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Indigenous Peoples

new internationalist
issue 217 - March 1991


Omalluk’s new baby
Why do Inuit women give away their own babies – and adopt others?
Jane Henriques tried to understand the heart-warming –and heart-breaking
– custom while she was staying with an Inuit community
on the tiny Arctic island of Kingnait.

Summer is fine, but adoption bonds may be a life-line in winter.
Don Rutledge / CAMERA PRESS

It was dark when we made for home. Children were playing ice-hockey in the streets – as they often do – late into the night. Others tobogganed on seal-skins down their favourite slope. We came to the house of Omalluk, an accomplished carver. Jeanie, my Inuit host and guide, took me in to meet the family.

Two adults and eight children – four of them adopted – lived in the small wood-frame house. Several children were playing a video game on the mattress in the bedroom and two men were engaged in a game of cribbage at the table. A baby, meanwhile, was chewing contentedly on its seal-bone teether. ‘This is Omalluk’s new baby!’ said Jeanie. ‘She’s adopted from me. Hello, beautiful eyes!’

Louisa, aged five and also adopted, was walking her doll in her amautiq – a scaled-down version of the traditional mother’s garment with room for the baby in the back and a wide hood that can be pulled up over both mother and baby’s heads. Omalluk’s 18-year-old adopted son was finishing his own carving. In this community almost half the adults – about 200 people – are soapstone carvers or graphic artists who sell their work to the south.

As Jeanie played with the baby girl I was becoming increasingly curious about adoption. Virtually every adult I met had both adopted children and given their own babies away. One of my interpreters Elisapee, now 28, had lost her first baby, kept the second, given away the third, kept the fourth, given away the fifth and kept the sixth. Now her mother had asked her to have another one to give to her. ‘I probably will,’ she said.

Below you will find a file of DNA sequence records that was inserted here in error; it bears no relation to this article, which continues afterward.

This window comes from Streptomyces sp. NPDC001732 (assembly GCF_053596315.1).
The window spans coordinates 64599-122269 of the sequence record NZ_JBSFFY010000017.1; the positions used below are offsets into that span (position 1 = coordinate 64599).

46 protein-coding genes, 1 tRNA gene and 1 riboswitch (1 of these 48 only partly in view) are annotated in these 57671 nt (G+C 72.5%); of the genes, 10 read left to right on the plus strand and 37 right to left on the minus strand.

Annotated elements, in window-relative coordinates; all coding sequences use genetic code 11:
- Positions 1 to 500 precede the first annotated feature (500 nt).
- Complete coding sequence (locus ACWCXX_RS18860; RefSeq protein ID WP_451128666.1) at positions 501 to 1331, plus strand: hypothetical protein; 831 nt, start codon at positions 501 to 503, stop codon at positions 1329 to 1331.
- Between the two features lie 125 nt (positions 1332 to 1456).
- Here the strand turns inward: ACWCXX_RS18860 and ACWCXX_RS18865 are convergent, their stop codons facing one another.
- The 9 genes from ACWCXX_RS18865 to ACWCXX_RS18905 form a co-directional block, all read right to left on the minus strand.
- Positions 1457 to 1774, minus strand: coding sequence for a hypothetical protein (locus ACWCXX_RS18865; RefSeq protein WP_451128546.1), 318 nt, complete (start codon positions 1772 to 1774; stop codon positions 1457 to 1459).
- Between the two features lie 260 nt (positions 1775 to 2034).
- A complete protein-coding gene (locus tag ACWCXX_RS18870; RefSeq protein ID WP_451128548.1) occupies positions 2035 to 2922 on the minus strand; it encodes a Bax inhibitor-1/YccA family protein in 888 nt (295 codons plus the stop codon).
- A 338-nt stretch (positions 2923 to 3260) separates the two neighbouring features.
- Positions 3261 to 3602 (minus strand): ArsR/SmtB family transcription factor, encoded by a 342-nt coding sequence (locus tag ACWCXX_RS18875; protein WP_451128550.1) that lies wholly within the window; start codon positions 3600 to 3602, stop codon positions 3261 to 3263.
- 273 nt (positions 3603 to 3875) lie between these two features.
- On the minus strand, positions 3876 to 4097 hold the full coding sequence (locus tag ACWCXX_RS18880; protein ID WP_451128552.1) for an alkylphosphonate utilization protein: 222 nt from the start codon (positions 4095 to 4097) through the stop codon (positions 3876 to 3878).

Neetani, 47, had 10 children. Three died, one committed suicide, one was adopted. She ended up raising three of her own and four adopted children.

‘What is this all about?’ I asked.

‘It can be about compassion for a couple who can’t have a baby or have any more babies,’ explained Jeanie.

‘Or in order to name a child after a relative who has died,’ added Omalluk.

‘Or,’ said Jeanie, ‘if a couple has babies who keep dying they may give away the next one and adopt somebody else’s. There are also lots of teenagers who choose not to go on the pill because they smoke. They normally give their babies to their mothers or to relatives.’

I started to compile a list as I met more people in the community. One mother had adopted a son when she was single ‘because all my friends had babies’. Some women even adopted babies when they themselves were pregnant, and then gave their own baby away at birth.

But I also discovered some of the unexpressed pain that adoption can cause. One of Jeanie’s sisters, Okpik, aged 42, told me how her parents-in-law had arranged for her third child to go to an infertile couple. ‘As soon as an adoption is arranged all emotions for the baby you’re carrying are set aside,’ she said. ‘But I was stuck in hospital in Iqaluit for a few days after the baby was born and I had to work hard not to get attached to it. There is no pressure on anyone to give up a baby… but the wishes of the elders are always respected.’